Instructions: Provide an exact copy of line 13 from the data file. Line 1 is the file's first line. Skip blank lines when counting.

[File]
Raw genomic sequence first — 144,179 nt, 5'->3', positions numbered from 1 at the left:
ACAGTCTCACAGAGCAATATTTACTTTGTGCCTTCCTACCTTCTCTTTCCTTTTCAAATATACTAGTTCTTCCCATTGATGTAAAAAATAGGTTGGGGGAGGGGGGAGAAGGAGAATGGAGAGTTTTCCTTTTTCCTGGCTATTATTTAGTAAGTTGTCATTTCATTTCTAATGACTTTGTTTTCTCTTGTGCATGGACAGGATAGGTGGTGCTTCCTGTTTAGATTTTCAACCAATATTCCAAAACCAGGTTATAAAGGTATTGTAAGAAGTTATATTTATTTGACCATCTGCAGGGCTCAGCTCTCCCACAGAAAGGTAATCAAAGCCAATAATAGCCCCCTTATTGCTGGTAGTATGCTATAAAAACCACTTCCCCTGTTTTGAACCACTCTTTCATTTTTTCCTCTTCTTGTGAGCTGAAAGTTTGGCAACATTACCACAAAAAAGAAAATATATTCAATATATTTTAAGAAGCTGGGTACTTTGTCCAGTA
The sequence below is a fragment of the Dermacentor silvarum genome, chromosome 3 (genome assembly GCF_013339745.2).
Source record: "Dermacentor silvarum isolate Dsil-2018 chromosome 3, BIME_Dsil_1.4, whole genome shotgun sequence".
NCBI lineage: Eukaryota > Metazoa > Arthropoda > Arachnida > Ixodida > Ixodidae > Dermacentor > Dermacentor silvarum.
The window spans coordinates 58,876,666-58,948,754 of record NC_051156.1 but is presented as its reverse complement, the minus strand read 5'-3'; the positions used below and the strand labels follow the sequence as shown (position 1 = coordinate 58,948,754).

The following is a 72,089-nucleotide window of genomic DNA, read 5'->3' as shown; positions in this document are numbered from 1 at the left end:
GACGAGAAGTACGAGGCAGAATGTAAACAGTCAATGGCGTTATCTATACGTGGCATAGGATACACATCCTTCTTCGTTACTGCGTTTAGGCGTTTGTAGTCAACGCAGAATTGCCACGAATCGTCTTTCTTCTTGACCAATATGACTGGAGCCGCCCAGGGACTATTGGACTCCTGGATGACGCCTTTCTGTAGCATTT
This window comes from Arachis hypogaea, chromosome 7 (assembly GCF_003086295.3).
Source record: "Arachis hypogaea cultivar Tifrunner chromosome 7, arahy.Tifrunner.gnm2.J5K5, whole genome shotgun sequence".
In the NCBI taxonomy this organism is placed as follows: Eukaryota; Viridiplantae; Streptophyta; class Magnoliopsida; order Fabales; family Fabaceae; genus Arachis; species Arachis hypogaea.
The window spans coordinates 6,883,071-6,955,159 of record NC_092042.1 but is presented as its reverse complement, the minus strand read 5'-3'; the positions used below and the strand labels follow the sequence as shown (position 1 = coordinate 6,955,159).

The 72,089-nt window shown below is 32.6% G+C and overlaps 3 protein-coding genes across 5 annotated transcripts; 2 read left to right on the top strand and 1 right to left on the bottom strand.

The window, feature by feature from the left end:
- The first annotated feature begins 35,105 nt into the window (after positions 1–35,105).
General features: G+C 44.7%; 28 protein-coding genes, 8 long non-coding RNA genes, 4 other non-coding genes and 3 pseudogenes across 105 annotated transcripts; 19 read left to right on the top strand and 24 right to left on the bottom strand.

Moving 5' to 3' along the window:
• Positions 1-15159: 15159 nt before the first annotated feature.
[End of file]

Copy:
The 72,089-nt window shown below is 32.6% G+C and overlaps 3 protein-coding genes across 5 annotated transcripts; 2 read left to right on the top strand and 1 right to left on the bottom strand.